General Question

TROLL's avatar

Do you have roundabouts in the USA?

Asked by TROLL (378points) May 19th, 2009

I am aware that your traffic system is based on traffic lights and juntions,is there anywhere in the USA that has Roundabouts and if not why not?

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36 Answers

gailcalled's avatar

Yes, but they are called traffic circles and have slightly different rules-of-the-road.


TROLL's avatar


Likeradar's avatar

They’re becoming more common in my area, and people have pretty much no idea how to use them.

janbb's avatar

Actually, here in New Jersey we have had traffic circles for many years and in the past twenty years or so, the have removed a number of them. Just recently, they have changed some of them to roundabouts and added some new ones. (See link to differences in Gail’s post above.) As you can imagine, this can be very confusing, althought the small one they put in in front of my school instead of a traffic light seems to work very well.

knitfroggy's avatar

We got one here in town a few years ago, it was like a really big deal don’t ask me why My folks live near it and my mom will drive around it really fast like 25 mph and make vroom noises to make my kids laugh…it kinda freaks me out.

hearkat's avatar

@janbb: If you can drive in New Jersey, you can drive anywhere! LOL

gailcalled's avatar


One could also say that about downtown Boston. The MA. highway dept takes sadistic delight in hanging signage that become covered with leaves in the spring, or have faded paint or have been turned around by snow plows.

RareDenver's avatar


Ever done the Millfield challenge? You have to do a full circuit around the Millfield roundabout on the York Bypass (near Poppleton) without dropping below 40mph

jbfletcherfan's avatar

It always makes me think of Richard & Hiacynth Bucket going round & round.

Lightlyseared's avatar

My particular favourite roundabout is the magic roundabout in Swindon (UK) which you can drive around in both directions.

hearkat's avatar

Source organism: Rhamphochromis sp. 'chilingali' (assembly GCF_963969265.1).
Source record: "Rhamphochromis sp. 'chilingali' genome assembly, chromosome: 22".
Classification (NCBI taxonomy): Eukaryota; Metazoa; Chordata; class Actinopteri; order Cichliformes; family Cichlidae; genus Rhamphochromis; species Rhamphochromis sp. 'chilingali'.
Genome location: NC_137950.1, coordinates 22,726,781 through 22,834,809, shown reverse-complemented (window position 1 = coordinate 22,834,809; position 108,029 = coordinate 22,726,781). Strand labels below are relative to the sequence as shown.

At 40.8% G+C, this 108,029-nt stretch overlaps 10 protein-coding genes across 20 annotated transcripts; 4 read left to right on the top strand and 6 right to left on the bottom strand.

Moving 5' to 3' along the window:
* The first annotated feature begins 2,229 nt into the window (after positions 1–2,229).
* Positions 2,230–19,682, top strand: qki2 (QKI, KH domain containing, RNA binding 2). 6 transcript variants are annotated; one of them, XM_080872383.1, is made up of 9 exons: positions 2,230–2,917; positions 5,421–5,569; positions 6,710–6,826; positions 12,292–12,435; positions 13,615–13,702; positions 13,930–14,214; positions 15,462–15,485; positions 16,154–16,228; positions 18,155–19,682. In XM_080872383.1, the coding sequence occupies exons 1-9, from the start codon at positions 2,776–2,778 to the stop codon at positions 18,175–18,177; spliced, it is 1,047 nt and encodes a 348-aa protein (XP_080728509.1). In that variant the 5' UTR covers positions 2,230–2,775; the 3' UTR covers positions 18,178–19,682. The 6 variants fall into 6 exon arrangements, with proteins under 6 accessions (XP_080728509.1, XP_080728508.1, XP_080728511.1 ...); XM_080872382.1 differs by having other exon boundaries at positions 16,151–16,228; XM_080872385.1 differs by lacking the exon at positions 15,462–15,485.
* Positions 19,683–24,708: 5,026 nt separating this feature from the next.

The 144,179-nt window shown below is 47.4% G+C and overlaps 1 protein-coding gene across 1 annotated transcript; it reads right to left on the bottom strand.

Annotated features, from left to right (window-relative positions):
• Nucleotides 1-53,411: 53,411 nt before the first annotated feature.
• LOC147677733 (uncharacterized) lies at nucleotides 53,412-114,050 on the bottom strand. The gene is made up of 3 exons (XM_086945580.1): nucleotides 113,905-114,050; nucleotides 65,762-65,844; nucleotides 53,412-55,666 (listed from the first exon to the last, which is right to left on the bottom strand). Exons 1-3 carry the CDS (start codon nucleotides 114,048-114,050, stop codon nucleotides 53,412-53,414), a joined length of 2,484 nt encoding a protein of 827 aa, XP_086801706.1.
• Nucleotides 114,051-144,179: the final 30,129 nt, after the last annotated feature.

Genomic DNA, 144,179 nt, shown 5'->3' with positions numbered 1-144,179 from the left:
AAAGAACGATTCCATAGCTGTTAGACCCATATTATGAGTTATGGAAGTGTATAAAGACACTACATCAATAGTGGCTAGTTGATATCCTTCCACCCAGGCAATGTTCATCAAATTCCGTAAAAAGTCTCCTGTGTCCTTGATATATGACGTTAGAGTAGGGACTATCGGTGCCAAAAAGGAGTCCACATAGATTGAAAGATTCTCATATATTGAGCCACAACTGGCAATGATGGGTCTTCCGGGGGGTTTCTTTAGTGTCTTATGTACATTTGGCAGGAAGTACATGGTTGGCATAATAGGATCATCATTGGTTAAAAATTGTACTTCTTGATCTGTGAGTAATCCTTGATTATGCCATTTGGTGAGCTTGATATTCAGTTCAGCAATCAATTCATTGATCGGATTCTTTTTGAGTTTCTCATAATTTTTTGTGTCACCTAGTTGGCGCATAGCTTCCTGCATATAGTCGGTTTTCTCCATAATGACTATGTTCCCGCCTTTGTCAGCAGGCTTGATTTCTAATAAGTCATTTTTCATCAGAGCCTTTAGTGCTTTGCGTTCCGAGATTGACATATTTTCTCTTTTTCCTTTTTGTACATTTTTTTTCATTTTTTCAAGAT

@gailcalled: Yes! I drove in Boston about 5 years ago… it was a nightmare!

gailcalled's avatar

@jbfletcherfan : That’s “Bouquet,” for the purists. Richard is the most beleagureed fictional character on TV reruns, don’t you think.

@hearkat: If you are trying to find the entrance to the Mass. Pike heading towards Albany and are coming from Harvard Square and down Storrow Drive. on the B school side, you end up at the dock yard in S. Boston (that’s on a good day).

jbfletcherfan's avatar

@gailcalled LOLLL, yes. I always tell my husband that I think he should go on a road trip with her. He’s really appreciate me more, hahaa.

cwilbur's avatar

@gailcalled: Was that before the Big Dig or after? And is there construction on Storrow Drive or Memorial Drive that routes you through a maze of one-way streets?

The shortest route to my apartment from points south involves directions like “Get in the middle lane. If you wait until you see why you should be in the middle lane, you’ll wind up in Allston.” The shortest route to my apartment from points north involves directions like “DO NOT MISS THIS TURN or you will wind up in Davis Square. You have been warned.”

Tobotron's avatar

funny thing is you Americans actually invented them, only you don’t seem to use them as much as we do, there all over Europe only it would seem only the British manage to use them properly ;)

Tobotron's avatar

I lied I remember in Belgium and the Netherlands there better than us, they even give priority to cyclists and pedestrians entering and exiting which is complicated but a nice touch…

robmandu's avatar

Here’s one near my office.

In my experience, each traffic circle in the US presents its own unique set of rules.

This particular circle is 2 lane. The inner lane has the option of exiting directly either north or south, but not to the east or west roads. And that means that the outer circle MUST exit either north or south… or risk broad-siding an inner lane car that opts to take the exit for which they have right-of-way.


TROLL's avatar

@robmandu sounds like they’ve had a big influence on

Tobotron's avatar

@robmandu seems a bit strange you can’t enter from the south and use the inner lane to exit on the west, if I understood you right…we have some 3–4 lane roundabouts here sounds daunting but there quite easy because there signposted so people ‘shouldn’t’ go jumping around lanes…maybe America doesn’t love them because its so used to grid systems, lights and open roads, compared with European winding narrow roads and medieval city road designs that really don’t appreciate cars lol. eg I hate driving in London!

elijah's avatar

“Look kids, Big Ben!”

robmandu's avatar

@Tobotron, to use your example, if exits from the inner lane were allowed to the east/west streets, then the outer lane would have no where to go really.

The idea for this particular circle is that the majority of traffic runs north/south and so it’s optimized for that plan.

I’m sure they could restripe/re-sign it should those needs ever change.

Still, I figure there’s a couple of close calls and honked horns every day.

lillycoyote's avatar

@gailcalled LOL. I live in Delaware and they just started putting them in around here, However, I’m not sure you should listen to what DelDOT has to say about traffic circles. The designed and built them only to discover that tractor trailers could not maneuver through them. Now they have to rebuild them.

Edit: The link doesn’t seem to work but this is the text of the press release that was there.
Press Release—February 27, 2008